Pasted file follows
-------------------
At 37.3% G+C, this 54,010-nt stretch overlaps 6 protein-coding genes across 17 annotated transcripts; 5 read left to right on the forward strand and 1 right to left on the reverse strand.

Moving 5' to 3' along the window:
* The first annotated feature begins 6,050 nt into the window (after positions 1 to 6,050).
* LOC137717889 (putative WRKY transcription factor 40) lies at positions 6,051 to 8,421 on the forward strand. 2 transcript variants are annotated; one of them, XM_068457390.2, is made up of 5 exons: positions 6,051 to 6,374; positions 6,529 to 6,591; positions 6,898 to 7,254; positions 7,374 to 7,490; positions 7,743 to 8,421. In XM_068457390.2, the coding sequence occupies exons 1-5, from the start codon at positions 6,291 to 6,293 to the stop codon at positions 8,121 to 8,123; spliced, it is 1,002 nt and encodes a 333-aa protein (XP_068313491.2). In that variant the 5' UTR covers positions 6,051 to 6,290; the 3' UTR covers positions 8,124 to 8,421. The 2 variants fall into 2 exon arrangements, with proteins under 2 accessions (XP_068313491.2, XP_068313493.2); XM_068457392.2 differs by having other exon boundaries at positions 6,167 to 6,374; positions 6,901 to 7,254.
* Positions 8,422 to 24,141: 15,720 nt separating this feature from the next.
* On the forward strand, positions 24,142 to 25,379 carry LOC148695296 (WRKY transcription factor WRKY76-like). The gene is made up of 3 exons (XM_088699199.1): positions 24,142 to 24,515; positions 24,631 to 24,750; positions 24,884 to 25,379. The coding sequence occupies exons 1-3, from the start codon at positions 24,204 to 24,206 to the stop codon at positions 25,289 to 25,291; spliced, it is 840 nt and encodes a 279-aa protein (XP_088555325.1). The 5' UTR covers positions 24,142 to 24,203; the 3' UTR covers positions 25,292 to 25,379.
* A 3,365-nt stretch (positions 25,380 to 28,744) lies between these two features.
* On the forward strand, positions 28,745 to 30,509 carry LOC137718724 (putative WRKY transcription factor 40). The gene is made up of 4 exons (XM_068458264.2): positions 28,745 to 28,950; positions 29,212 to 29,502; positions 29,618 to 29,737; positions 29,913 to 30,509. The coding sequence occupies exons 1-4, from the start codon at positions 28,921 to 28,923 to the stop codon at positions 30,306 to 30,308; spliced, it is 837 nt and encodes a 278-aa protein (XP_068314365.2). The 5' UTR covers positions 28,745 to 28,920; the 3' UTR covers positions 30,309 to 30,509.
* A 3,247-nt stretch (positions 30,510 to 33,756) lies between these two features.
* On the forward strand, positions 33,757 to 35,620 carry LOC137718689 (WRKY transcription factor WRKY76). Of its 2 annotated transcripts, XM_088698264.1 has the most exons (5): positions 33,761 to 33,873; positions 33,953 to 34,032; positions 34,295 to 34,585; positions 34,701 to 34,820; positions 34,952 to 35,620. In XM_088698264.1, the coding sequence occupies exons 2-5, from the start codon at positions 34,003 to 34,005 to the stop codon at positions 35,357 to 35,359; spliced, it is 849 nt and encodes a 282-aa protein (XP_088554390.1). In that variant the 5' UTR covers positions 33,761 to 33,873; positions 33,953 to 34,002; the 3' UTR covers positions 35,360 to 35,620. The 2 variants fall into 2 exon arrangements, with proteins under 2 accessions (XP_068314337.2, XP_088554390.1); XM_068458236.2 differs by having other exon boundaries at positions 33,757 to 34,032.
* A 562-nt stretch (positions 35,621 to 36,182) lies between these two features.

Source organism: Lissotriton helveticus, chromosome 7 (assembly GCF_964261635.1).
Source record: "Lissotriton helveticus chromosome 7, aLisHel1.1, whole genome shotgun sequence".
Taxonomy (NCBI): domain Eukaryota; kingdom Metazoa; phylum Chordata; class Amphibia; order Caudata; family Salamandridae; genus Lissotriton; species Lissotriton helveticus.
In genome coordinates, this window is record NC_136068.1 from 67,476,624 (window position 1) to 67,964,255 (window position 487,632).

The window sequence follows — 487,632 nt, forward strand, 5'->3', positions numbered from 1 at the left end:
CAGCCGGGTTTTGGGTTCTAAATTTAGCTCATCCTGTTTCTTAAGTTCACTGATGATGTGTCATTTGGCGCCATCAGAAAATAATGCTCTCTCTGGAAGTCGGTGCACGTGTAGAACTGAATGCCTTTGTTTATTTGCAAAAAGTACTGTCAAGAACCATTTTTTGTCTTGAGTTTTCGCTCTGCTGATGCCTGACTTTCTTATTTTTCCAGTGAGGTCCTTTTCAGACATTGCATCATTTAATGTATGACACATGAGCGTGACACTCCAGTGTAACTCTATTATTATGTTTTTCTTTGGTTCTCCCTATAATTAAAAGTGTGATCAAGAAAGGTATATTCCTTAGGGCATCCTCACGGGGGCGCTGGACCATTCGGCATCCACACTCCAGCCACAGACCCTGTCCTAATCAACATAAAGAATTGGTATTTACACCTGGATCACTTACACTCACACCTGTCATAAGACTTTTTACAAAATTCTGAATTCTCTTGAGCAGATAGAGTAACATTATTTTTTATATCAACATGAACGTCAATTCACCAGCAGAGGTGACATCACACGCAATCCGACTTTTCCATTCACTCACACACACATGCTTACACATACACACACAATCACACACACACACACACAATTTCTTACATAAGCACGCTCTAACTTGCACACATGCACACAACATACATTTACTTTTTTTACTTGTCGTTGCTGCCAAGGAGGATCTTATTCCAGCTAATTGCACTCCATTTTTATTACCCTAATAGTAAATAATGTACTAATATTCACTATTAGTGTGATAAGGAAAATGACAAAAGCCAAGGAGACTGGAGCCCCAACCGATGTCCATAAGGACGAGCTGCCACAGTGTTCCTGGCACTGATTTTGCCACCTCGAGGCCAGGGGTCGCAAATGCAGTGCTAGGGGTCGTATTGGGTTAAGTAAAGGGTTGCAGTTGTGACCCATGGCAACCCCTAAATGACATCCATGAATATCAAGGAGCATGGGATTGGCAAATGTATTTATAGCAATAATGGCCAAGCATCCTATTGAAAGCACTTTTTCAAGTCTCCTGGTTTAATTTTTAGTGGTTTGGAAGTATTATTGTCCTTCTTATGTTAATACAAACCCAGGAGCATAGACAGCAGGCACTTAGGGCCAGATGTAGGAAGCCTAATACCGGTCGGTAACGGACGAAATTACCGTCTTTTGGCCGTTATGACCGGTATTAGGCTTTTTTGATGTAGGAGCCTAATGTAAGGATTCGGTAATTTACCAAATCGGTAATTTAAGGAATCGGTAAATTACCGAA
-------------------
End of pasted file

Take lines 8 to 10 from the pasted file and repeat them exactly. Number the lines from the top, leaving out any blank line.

* On the forward strand, positions 28,745 to 30,509 carry LOC137718724 (putative WRKY transcription factor 40). The gene is made up of 4 exons (XM_068458264.2): positions 28,745 to 28,950; positions 29,212 to 29,502; positions 29,618 to 29,737; positions 29,913 to 30,509. The coding sequence occupies exons 1-4, from the start codon at positions 28,921 to 28,923 to the stop codon at positions 30,306 to 30,308; spliced, it is 837 nt and encodes a 278-aa protein (XP_068314365.2). The 5' UTR covers positions 28,745 to 28,920; the 3' UTR covers positions 30,309 to 30,509.
* A 3,247-nt stretch (positions 30,510 to 33,756) lies between these two features.
* On the forward strand, positions 33,757 to 35,620 carry LOC137718689 (WRKY transcription factor WRKY76). Of its 2 annotated transcripts, XM_088698264.1 has the most exons (5): positions 33,761 to 33,873; positions 33,953 to 34,032; positions 34,295 to 34,585; positions 34,701 to 34,820; positions 34,952 to 35,620. In XM_088698264.1, the coding sequence occupies exons 2-5, from the start codon at positions 34,003 to 34,005 to the stop codon at positions 35,357 to 35,359; spliced, it is 849 nt and encodes a 282-aa protein (XP_088554390.1). In that variant the 5' UTR covers positions 33,761 to 33,873; positions 33,953 to 34,002; the 3' UTR covers positions 35,360 to 35,620. The 2 variants fall into 2 exon arrangements, with proteins under 2 accessions (XP_068314337.2, XP_088554390.1); XM_068458236.2 differs by having other exon boundaries at positions 33,757 to 34,032.